The precedent of Cyprus – Country & Political risk in times of global redistribution of assets

The precedent of Cyprus – Country & Political risk in times of global redistribution of assets

The precedent of Cyprus – Country & Political risk in times of global redistribution of assets

The events in Cyprus might not only require re-defining country and political risk analysis as well as risk mitigation they first of all set a precedent from an institutional point of view and are a warning sign. We look at this case because the problems faced by Cyprus are not an isolated but a systemic issue and the solution to the case should not be comfortably viewed as an isolated approach.

We are not trying to defend the failure of a government to fulfill its responsibilities or manage the financial system (by the way this is a system functioning not as a separate entity within the Euro-zone nor without the oversight of the IMF). And it is not about the Russian oligarchs nor is it about Russia, although it might be a very comfortable point of view for someone who would like to look at the events as being a punishment against the “grey” economy, money laundering or simply put greed. It is not even about the shale gas discovered in the region although it is known that institutionally weak countries are the perfect pray in energy politics. It is about how the future might look for investments, for businesses and for the individuals. It is about the future and freedom… and about the fact that private property is not so private anymore…but it is not public either…

The precedent of Cyprus “bailout” can be summarized by the following ECB, EU and IMF backed consequences:

1. Institutionalizing government appropriation of private assets/nationalization;

2. Institutionalizing government intervention in the financial markets;

3. Rewriting the rules of the functioning of the financial system;

4. Destroying trust in the financial system;

5. Destroying the idea of private property rights;

6. Punishing entrepreneurs and destroying entrepreneurship;

7. Punishing individuals and creating social discontent.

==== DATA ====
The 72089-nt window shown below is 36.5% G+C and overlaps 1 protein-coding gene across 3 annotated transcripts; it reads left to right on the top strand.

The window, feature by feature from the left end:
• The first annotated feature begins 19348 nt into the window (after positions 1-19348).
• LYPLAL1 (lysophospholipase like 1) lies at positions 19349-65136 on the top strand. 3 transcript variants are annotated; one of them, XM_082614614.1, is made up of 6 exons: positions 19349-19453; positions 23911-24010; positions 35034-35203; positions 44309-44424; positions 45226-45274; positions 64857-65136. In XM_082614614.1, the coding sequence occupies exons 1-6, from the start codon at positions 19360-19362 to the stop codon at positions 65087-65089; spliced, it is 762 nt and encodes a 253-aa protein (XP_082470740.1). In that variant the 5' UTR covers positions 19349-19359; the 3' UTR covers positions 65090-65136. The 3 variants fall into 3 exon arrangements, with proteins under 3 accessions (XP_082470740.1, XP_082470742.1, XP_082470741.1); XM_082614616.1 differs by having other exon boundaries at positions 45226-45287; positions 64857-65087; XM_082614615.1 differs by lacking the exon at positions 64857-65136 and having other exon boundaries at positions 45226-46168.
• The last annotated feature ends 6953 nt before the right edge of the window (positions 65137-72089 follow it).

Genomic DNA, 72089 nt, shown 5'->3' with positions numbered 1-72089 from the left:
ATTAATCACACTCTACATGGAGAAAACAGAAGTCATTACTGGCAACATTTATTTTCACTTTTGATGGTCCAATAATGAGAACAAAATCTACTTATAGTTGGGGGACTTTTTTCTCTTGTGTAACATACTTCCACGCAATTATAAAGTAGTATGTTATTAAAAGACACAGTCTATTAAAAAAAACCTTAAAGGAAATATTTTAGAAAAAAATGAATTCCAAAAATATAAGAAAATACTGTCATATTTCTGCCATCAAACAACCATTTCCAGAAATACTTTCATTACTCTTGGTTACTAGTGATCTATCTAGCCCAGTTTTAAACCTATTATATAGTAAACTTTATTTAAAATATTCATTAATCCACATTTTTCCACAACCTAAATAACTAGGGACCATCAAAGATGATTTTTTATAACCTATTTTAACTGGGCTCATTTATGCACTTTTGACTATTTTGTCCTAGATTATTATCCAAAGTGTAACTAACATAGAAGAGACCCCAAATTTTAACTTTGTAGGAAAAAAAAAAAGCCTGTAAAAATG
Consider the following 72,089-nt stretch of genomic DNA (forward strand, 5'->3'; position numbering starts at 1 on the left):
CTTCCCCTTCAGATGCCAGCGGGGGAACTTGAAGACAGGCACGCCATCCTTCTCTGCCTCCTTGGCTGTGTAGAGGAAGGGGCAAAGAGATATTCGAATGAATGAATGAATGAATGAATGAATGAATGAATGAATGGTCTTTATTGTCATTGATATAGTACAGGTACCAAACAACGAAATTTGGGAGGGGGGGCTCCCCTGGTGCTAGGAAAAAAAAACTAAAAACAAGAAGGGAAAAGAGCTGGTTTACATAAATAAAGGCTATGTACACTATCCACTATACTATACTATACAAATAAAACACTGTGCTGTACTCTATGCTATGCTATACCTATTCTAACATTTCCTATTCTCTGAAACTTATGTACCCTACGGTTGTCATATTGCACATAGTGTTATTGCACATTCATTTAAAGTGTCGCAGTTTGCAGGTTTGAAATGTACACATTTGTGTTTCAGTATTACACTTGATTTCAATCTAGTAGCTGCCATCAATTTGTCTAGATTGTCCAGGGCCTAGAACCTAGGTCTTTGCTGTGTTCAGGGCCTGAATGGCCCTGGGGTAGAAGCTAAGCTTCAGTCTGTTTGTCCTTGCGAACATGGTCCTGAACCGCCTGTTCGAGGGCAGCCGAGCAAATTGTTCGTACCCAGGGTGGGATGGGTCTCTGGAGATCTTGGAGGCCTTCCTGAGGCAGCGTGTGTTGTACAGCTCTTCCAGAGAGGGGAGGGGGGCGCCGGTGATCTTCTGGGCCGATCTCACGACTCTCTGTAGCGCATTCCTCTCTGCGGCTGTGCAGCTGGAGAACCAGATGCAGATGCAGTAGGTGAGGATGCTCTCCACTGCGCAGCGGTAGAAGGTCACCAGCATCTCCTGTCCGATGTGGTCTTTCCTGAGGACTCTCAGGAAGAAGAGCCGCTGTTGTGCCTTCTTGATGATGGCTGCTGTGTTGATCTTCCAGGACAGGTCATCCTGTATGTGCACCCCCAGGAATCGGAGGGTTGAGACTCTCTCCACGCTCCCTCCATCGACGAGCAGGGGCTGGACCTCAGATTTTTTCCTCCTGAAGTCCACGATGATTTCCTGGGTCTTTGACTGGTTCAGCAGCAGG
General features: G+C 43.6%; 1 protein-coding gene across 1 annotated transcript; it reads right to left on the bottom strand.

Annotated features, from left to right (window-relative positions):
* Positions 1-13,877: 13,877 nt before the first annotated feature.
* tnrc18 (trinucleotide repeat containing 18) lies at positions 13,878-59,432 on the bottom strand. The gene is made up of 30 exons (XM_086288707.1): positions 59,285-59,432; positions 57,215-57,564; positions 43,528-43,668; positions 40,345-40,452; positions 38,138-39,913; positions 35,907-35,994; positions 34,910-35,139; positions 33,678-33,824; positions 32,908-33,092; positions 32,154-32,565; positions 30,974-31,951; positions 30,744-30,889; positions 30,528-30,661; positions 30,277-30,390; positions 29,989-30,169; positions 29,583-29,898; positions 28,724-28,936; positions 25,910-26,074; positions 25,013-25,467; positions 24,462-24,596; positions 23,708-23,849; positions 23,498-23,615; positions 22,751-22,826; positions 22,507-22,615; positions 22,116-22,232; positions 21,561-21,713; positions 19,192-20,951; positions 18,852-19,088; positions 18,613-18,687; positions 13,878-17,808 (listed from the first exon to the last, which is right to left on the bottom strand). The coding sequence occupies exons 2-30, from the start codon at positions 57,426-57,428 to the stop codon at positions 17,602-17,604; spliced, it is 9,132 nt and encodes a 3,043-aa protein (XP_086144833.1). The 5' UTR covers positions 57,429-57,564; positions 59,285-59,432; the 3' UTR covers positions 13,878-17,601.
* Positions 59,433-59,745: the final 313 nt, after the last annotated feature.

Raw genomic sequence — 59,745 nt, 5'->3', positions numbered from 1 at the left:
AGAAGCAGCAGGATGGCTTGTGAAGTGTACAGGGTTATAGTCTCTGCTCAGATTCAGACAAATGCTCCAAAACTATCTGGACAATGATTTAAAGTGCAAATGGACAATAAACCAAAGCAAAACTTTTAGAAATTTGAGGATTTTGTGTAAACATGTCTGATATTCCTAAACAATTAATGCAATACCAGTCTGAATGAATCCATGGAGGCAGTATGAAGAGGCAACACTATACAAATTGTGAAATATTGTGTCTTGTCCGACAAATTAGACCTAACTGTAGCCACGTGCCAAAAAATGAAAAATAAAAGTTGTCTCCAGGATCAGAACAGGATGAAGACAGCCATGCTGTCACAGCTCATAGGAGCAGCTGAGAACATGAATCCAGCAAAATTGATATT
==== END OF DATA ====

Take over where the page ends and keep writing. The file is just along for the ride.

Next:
We already said that we live in times of redistribution of assets and big governments with fragmented power both of which make the global environment much more volatile and unpredictable. In the world of country and political risk, insurance agencies like MIGA and OPIC cover among other things several major types of losses: inconvertibility, negative government actions, process deterioration, expropriation and nationalization, war damage, civil strife damage and terrorism etc.  The main goal of Country & Political risk analysis is to forecast these types of losses.

Thus the problem with risk mitigation is basically that in the case of Cyprus some of these losses received directly or indirectly the support of institutions which shape the global governance system and that according to one of them : “The IMF has always said that we would support a solution that is sustainable, that is fully financed, and that appropriately allocates the burden sharing.” (1)

…”appropriately allocates the burden sharing”?

If we look at the case of Cyprus from the point of view of social emergence and the social emergence paradigm it would be good to remember that according to Douglas North: “The constraints imposed by the institutional framework (together with the other constraints) define the opportunity set and therefore the kind of organizations that will come into existence.” (2) If a precedent has been set by the institutional global governance framework authorizing government appropriation of private assets the role of Country & Political risk analysis and Strategic Analysis in general should be to give an answer to the question about the type of organizations that will come into existence as a result.

And yes it is about the claim: ”appropriately allocates the burden sharing”? Interestingly “the burden sharing” of governments’ and international institutions’  (ir) responsibilities, errors or negligence should be proportionally distributed…should populations, investors and businesses in their capacity of organizational elements share the incapacity of the institutions to fulfill their responsibilities? And in that case what should be the voice and the role of these organizational elements in global affairs- to bear, to share, or to shape?


(1)    “IMF’s initial public statements on Cyprus conflicted with private doubts”, Howard Schneider, The Washington Post, 29/03/2013,

(2)    Douglas C. North, “Institutional Change: A Framework of Analysis”, 1994,

Image courtesy of scottchan /


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